Auckland Island, the fifth largest island in New Zealand, is the only island in New Zealand’s subantarctic region where introduced mammalian pests remain (pigs, Sus scrofa; mice, Mus musculus; cats, Felis catus). The island has unique biodiversity and is a key site for progressing New Zealand’s goal to be free of several introduced predators by 2050. Recent island eradication successes have rekindled interest in eradicating pests from Auckland Island, and for the first time considering all three pests in one project.
New Zealand manages five island groups in the Southern Ocean New Zealand subantarctic region: The Snares (Tini Heke), Bounty Islands, Antipodes Islands, Auckland Islands (Motu Maha or Maungahuka) and Campbell Island / Motu Ihupuku. Charted by Europeans in the late 18th and early 19th centuries, their preservation commenced in the early 20th century and restoration in the late 20th century.
Little is known about the impact of aerial 1080 control on nesting success and abundance of birds. The South Island (SI) robin (Petroica australis) is vulnerable to predation by exotic mammals, with declining populations on the east coast of the South Island of New Zealand.
New Zealand has just passed half a century of rodent eradications on islands. Confirmation of the first rat eradication in New Zealand on Maria Island/Ruapuke coincided with the devastating rat invasion on Big South Cape Island/Taukihepa. We review the early history of rodent management in New Zealand leading up to and including the Big South Cape Island/Taukihepa ship rat invasion, and document the development and implementation of rodent eradication technologies on New Zealand islands up to the present day.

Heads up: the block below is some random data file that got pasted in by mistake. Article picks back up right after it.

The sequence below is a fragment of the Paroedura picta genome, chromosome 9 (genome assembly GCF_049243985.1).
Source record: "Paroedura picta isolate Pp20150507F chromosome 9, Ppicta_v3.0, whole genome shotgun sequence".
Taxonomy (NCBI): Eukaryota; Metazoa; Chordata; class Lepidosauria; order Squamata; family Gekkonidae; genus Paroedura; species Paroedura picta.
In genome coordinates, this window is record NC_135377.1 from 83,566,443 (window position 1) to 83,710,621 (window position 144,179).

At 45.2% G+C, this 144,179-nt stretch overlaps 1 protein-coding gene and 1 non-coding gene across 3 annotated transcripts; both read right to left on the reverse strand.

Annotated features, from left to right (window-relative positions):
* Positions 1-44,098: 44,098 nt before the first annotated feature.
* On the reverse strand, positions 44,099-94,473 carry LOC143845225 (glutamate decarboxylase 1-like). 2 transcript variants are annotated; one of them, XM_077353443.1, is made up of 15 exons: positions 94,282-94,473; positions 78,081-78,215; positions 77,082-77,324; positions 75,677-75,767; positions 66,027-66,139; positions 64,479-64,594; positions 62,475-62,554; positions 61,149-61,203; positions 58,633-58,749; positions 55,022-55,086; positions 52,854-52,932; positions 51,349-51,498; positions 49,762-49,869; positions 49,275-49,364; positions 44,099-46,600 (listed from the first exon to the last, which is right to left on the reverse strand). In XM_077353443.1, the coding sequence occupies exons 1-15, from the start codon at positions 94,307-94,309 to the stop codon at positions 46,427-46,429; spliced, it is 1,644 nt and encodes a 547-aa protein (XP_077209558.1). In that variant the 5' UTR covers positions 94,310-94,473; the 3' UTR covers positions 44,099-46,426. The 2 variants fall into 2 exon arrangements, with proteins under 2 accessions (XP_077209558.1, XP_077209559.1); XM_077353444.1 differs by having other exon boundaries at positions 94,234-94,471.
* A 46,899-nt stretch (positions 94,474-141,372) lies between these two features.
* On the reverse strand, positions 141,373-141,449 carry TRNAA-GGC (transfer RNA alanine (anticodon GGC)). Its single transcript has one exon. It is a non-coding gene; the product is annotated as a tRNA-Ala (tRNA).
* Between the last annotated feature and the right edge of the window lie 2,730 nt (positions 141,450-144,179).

Sodium monofluoroacetate (1080) is a highly toxic vertebrate pesticide that has been widely used for possum and rabbit control in New Zealand since the 1950s. Because of its importance in pest control and the highly toxic nature of this compound, its environmental fate, persistence, non-target impacts and general toxicology have been and continue to be extensively studied. A series of in vitro (cell culture) and laboratory animal studies (in rats and mice) have recently been undertaken to update the regulatory toxicology database for 1080.
Eradication of rodent species from some offshore islands has proved to be an effective means of conserving native animal communities and restoring natural ecological processes on the islands. As methods of eradication differ fur different rodent species, a truthful monitoring method to detect species presence and relative density is essential for a successful eradication programme.
Ship rat (Rattus rattus) and mouse (Mus musculus) density and habitat use were estimated by snap trapping and tracking tunnels at Kaharoa in central North Island, New Zealand. Eighty-one ship rats were caught in an effective trapping area of 12.4 ha. Extinction trapping gave an estimated density of 6.7 rats ha(-1) (6.5-7.8 rats ha(-1), 95% confidence intervals). A linear relationship existed between ship rat trapping and tracking rates. Estimating the density of mice was impossible because trapping rates increased rather than decreased during the experiment.
Over five years from November 1982 to November 1987, we examined 395 mice collected from unlogged and logged native forest and from exotic forest at Pureora Forest Park, in the central North Island of New Zealand. Sex ratio, litter size, and breeding effort (pregnancy rate in females, proportion of males with visible tubules) were similar in all samples.
The objective of this study was to quantify the population dynamics, morphological characteristics, and diet of rodents on Rangitoto Island (Hauraki Gulf, New Zealand) to provide information for the future development of an eradication strategy. An aerial 1080 operation to eradicate possums and wallabies was carried out two months after the study began. The effects of this operation on rodent population dynamics are discussed. Both ship rats (Rattus rattus) and mice (Mus musculus) were trapped on Rangitoto Island over a 15 month period.
This paper describes the impact of nine poison operations on ship rats in four areas (35 ha to 3200 ha) of North Island forest. Poisoning with 1080, brodifacoum, or pindone killed 87- 100% of rats, based on trapping and tracking-tunnel indices. Rat populations took 4-5 months to recover. Operations to protect nesting birds should therefore coincide with the onset of nesting and be rePeated each year, although not necessarily with the same methods.